Small molecules: interesting novel treatment options in AD

There is a high need for oral treatments for atopic dermatitis (AD) that cannot be controlled with local therapy. Both phosphodiesterase (PDE) inhibitors and Janus kinase (JAK) inhibitors are interesting approaches [1].

PDE4 is involved in the regulation of pro-inflammatory cytokines via the degradation of cyclic adenosine monophosphate. Targeting PDE4 reduces the production of pro-inflammatory mediators in AD and may be an interesting treatment target with a favourable safety profile [2]. Apremilast, an orally available PDE4 inhibitor, is approved for the treatment of adults with moderate-to-severe psoriasis and active psoriatic arthritis. This immune modulator regulates a number of the pro-inflammatory signals involved in AD, including IL-17, IL-22, IL-13, and IL-31 [3].

A phase 2 study published earlier this year evaluated the treatment effect of 30 mg and 40 mg of apremilast on skin clearance, assessed in EASI percentage change from baseline in patients with moderate-to-severe AD [4]. After 12 weeks, the 40 mg dose led to a modest but statistically significant improvement of -31.6% compared with -11% in the placebo group (P<0.04). A biopsy substudy showed that apremilast reduced the mRNA expression of inflammatory markers associated with the Th17/Th22 pathways. More adverse events were observed within the 40 mg group. Due to 6 cases of cellulitis, an independent safety monitoring committee discontinued the study. “These results are disappointing; however, AD is a heterogeneous disease and we have to stratify patients that may have a benefit,” said Prof. Tilo Biedermann (Helmholtz Center Munich, Germany).

A topical PDE4 inhibitor that has been FDA approved for AD is crisaborole ointment. Evidence from phase 3 trials demonstrating that crisaborole is an efficacious topical agent for mild-to-moderate AD with a favourable safety profile and limited systemic exposure [5].

JAK inhibitors enter the therapeutic arena

“The JAK inhibitors are really the most important novel oral drug class in AD,” said Prof. Biedermann. There are several differences between the JAK inhibitors depending on the cytokine pathway they influence [6]. An in vitro study showed that the different JAK inhibitors modulate distinct cytokine pathways to varying degrees. JAK inhibitors can be used topically and systemically. Tofacitinib ointment was shown to be effective in patients with mild-to-moderate AD [7]. Patients treated with the tofacitinib ointment showed significant improvements versus vehicle across all efficacy endpoints and for pruritus [7]. “However, the main theme is systemic treatment with JAK inhibitors,” said Prof. Biedermann. A phase 2 study published this year showed that 61% of patients treated with oral baricitinib plus TCS achieved an EASI 50 response compared to 37% with placebo plus TCS. Baricitinib also improved pruritus and sleep loss [8]. “Their efficacy may not reach dupilumab but it is not bad,” said Prof. Biedermann. “With the new drugs we understand that TH2 cytokines are really in the centre of AD pathogenesis; this is even more important,” concluded Prof. Biedermann.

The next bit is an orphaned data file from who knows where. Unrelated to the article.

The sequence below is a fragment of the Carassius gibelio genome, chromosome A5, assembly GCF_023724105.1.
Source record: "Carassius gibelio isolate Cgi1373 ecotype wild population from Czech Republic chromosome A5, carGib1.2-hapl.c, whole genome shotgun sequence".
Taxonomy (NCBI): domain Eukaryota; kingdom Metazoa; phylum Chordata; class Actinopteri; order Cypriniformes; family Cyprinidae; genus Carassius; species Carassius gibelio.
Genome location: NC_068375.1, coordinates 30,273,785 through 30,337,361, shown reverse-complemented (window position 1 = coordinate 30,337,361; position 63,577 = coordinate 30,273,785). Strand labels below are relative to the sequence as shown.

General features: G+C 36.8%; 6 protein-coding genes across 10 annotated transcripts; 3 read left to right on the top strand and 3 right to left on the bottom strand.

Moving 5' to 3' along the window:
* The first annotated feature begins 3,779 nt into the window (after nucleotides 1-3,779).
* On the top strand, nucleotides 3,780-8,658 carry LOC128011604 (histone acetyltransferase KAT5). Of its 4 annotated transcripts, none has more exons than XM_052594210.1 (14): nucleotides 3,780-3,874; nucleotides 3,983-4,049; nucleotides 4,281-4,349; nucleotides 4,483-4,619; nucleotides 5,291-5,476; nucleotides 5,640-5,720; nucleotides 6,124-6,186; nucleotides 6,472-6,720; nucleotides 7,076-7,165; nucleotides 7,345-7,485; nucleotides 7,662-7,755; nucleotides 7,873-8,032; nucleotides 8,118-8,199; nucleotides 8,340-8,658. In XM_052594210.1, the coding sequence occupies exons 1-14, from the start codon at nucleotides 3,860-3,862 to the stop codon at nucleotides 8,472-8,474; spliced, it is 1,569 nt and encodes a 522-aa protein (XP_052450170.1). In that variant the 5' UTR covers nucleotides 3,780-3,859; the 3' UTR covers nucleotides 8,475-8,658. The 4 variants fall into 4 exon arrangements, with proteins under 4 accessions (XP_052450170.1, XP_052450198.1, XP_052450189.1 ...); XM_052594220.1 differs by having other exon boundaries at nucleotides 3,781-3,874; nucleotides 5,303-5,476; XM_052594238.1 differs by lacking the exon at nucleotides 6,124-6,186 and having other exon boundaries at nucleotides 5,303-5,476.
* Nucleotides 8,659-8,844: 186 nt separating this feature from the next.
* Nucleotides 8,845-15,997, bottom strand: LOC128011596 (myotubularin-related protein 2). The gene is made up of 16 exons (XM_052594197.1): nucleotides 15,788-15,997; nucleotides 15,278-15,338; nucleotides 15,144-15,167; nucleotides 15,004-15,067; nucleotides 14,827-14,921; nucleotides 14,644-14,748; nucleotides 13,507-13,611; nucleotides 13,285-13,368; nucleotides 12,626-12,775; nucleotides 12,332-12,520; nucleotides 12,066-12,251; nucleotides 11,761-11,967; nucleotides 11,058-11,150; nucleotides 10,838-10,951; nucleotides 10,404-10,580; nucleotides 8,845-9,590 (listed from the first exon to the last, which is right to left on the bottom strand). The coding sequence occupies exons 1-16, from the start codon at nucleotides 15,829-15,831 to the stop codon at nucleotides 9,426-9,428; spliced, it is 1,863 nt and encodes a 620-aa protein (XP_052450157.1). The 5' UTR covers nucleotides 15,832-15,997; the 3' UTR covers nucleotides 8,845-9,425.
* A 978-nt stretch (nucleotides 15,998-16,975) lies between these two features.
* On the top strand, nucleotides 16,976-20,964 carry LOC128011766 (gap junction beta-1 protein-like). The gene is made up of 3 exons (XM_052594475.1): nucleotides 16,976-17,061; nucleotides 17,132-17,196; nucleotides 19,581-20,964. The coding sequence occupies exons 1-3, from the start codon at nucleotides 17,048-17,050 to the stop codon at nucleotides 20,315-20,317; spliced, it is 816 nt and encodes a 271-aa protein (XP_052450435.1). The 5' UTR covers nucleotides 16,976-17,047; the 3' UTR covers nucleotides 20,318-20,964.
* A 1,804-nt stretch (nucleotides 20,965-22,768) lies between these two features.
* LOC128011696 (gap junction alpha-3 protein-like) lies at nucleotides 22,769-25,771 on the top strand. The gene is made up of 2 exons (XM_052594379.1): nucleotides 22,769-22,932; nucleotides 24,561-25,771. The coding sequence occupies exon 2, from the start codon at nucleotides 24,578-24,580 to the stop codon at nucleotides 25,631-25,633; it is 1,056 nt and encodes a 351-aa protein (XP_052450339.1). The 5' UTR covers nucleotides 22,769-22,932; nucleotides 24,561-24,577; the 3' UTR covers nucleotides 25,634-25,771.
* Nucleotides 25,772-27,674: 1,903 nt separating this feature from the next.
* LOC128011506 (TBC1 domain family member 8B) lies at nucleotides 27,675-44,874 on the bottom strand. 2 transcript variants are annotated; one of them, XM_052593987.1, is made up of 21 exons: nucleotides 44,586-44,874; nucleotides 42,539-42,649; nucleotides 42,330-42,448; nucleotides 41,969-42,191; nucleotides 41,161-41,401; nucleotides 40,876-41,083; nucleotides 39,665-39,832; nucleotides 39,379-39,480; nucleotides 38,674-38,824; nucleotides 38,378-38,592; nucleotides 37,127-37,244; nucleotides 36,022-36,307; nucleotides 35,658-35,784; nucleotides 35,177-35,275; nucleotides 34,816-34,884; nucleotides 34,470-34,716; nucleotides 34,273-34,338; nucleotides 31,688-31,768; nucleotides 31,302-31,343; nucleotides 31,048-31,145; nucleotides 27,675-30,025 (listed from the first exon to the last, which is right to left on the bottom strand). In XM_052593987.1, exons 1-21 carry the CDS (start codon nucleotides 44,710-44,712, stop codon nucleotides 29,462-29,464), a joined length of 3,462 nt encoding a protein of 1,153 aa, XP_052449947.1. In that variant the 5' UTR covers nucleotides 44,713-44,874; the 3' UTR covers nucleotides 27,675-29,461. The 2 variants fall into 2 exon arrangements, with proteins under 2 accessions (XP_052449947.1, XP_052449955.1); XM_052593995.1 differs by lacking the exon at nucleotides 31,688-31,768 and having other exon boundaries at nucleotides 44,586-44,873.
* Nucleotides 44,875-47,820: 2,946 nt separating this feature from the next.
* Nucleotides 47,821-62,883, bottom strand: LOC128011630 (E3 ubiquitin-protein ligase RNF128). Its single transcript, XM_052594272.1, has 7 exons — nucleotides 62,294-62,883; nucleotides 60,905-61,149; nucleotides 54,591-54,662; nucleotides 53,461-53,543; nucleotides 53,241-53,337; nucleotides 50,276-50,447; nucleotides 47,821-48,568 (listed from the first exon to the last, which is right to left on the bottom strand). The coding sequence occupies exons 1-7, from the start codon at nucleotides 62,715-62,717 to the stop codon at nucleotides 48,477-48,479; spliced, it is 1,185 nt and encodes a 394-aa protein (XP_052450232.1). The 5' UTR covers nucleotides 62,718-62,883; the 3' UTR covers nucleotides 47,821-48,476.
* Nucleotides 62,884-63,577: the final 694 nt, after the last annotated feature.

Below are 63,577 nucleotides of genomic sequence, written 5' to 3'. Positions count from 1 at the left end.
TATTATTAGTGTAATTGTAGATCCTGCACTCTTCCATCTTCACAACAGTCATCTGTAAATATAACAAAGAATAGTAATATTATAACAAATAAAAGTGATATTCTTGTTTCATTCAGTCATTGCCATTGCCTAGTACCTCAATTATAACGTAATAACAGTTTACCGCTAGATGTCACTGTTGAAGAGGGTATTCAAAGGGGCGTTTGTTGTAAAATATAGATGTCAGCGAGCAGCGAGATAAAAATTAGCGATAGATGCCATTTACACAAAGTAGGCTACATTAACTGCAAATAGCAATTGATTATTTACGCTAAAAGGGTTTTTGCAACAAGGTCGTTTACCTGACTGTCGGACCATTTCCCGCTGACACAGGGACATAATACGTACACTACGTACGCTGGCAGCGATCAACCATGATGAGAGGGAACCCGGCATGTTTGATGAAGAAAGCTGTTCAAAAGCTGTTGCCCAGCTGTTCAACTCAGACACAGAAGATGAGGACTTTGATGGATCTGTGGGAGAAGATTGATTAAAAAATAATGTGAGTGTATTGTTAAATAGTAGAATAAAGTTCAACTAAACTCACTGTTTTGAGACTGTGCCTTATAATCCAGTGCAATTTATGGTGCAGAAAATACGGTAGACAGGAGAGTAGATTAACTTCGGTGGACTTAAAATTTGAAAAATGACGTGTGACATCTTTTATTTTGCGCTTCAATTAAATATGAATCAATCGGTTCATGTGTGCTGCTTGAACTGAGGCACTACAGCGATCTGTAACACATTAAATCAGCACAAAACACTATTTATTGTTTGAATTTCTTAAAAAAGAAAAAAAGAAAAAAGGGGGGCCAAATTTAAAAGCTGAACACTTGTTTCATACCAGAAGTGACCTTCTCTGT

1 Biedermann T. D1T01.1B, EADV 2019, 9-13 Oct, Madrid, Spain.

2 Zebda R, Paller AS. J Am Acad Dermatol 2018;78 (3 Suppl 1):S43-52.

3 Schafer PH, et al. Cell Sign 2014;26;2016-9.

4 Simpson EL, et al. J Investig Dermatol 2019;139:1063-72.

5 Woo TE, et al. Skin Therapy Lett 2019;24:4-6.

6 McInnes IB, et al Arthritis Research & Therapy 2019;21:183.

7 Bissonnette R, et al. Br J Dermatol 2016;175:902-11.

8 Guttman-Yassky E, et al. J Am Acad Dermatol 2019;80:913-21.

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